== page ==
Your options: [ Toronto ] [ Hamilton ] [ Ottawa ] [ Quebec City ]
  From Quiz: Running the Distance
7 Legend has it that the very first marathon was run in Greece in 490 BC. From what is the word "marathon" derived?
Answer: A place

On the plains of Marathon, a Greek village some twenty-odd miles from Athens, the Greek army won a victory over the Persians in 490 BC. Legend maintains that the runner Pheidippides ran the distance from Marathon to Athens and collapsed and died after announcing the victory. (Like most legends, this one is disputed by historians.)
  From Quiz: Going the Distance: Marathons
8 The Belfast marathon is run in May, but where is Belfast?
Answer: Northern Ireland

Belfast is the capital city of Northern Ireland.
  From Quiz: The Belfast Marathon
9 What "Flying Finn" was known to never smile, although he collected 9 Olympic gold medals and set 29 world records in the inter-war years?
Answer: Nurmi

Paavo Nurmi's Olympic achievements spanned three Games (1920-24-28). In 1932 he was declared a professional and banned from entering. In 1952 he brought the Olympic torch into the stadium at the opening ceremony of the Summer Games in Helsinki, creating a thunder amongst the home audience who recognised his stride, and causing the athletes to break rank in order to get a glimpse of the legend.
  From Quiz: Long Distance Running Legends
10 This British long distance runner represented Britain in four Olympics and held the women's fastest marathon record for sixteen years from 2003 to 2019. Who is she?
Answer: Paula Radcliffe

Paula Radcliffe is another runner who started running as a child, often accompanying her father on his runs. When she was twelve, she participated in her first national race and finished in 299th place. That was in 1986 and she kept on running. In 1992 she took the Junior title at the IAAF World Cross Country Championships. Throughout her career she's run cross-country as well as the half and full marathon distances. In 2002 she moved to the marathon distance and ended up winning the London Marathon that year. She's won the New York marathon three times (2004, 2007 and 2008). She's won the London Marathon three times (2002 as well as 2003 and 2005). She's also won the Chicago Marathon. She represented Great Britain at the Olympic Games four consecutive times from 1996 to 2008 but unfortunately never won an Olympic medal.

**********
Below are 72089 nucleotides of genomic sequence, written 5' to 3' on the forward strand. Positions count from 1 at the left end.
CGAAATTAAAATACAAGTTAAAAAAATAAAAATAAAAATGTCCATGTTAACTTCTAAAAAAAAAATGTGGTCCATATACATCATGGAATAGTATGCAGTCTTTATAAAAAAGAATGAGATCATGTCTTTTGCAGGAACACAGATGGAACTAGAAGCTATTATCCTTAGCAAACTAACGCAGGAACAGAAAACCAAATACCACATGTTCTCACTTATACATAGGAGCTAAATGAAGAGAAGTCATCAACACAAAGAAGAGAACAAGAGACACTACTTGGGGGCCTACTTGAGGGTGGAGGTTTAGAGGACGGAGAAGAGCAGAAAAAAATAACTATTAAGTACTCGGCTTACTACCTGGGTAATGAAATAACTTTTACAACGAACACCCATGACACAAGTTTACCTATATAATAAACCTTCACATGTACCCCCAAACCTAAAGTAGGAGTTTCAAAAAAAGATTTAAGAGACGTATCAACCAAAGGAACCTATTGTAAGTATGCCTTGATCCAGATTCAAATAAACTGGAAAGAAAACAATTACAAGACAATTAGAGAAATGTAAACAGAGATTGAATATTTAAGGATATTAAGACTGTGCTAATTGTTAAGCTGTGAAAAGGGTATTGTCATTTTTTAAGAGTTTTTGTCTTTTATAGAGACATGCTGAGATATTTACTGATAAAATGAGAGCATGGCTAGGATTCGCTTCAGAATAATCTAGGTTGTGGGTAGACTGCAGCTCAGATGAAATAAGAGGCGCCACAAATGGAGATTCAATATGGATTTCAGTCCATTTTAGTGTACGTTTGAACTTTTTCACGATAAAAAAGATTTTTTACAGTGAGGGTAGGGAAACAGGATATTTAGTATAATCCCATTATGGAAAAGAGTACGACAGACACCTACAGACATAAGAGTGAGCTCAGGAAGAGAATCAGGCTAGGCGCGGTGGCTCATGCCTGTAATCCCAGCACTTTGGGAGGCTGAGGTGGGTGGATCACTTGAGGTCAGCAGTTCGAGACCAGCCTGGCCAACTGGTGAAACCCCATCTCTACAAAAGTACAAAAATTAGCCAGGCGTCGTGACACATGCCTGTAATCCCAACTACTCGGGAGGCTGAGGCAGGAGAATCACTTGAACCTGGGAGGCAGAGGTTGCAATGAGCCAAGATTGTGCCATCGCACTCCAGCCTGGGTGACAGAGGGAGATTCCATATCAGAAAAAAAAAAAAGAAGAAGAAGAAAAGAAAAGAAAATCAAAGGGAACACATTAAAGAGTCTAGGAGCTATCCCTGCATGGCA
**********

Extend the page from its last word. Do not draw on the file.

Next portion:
She held the record for the fastest women's marathon time (a time of 2:15:25) for sixteen years before it was broken in 2019 by Kenyan long distance runner Brigid Kosgei. Running those distances at those speeds certainly takes it's toll and Radcliffe has had some ups and downs in addition to her incredible success. She's contended with a foot injury, a stress fracture in her lower back and a rather embarrassing "top running moment in history" in the UK in 2006 when she had a very public upset stomach during the 2005 London Marathon (which incredibly she still won!)
  From Quiz: We'll Go On, Ever On
11 Held annually since 1897, which American city's world renowned marathon was the target of a terrorist bombing in 2013?
Answer: Boston

The Boston Marathon was first run in 1897, making it one of the longest running sporting events in history, and is one of the six marathons in the World Marathon Majors. It has always been run on Patriots' Day, a public holiday in the state of Massachusetts; since 1969, Patriots' Day has been the third Monday in April.

In 2013, the marathon made headlines across the world when two bombs went off at the finish line of the marathon, injuring over 200 people and killing three. Many participants had not had a chance to complete course, though the winners had crossed the finish line about three hours earlier.
  From Quiz: Running in Place
12 Which Italian marathoner was inadvertently aided to Olympic victory in 2004 by a de-frocked Irish priest?
Answer: Stefano Baldini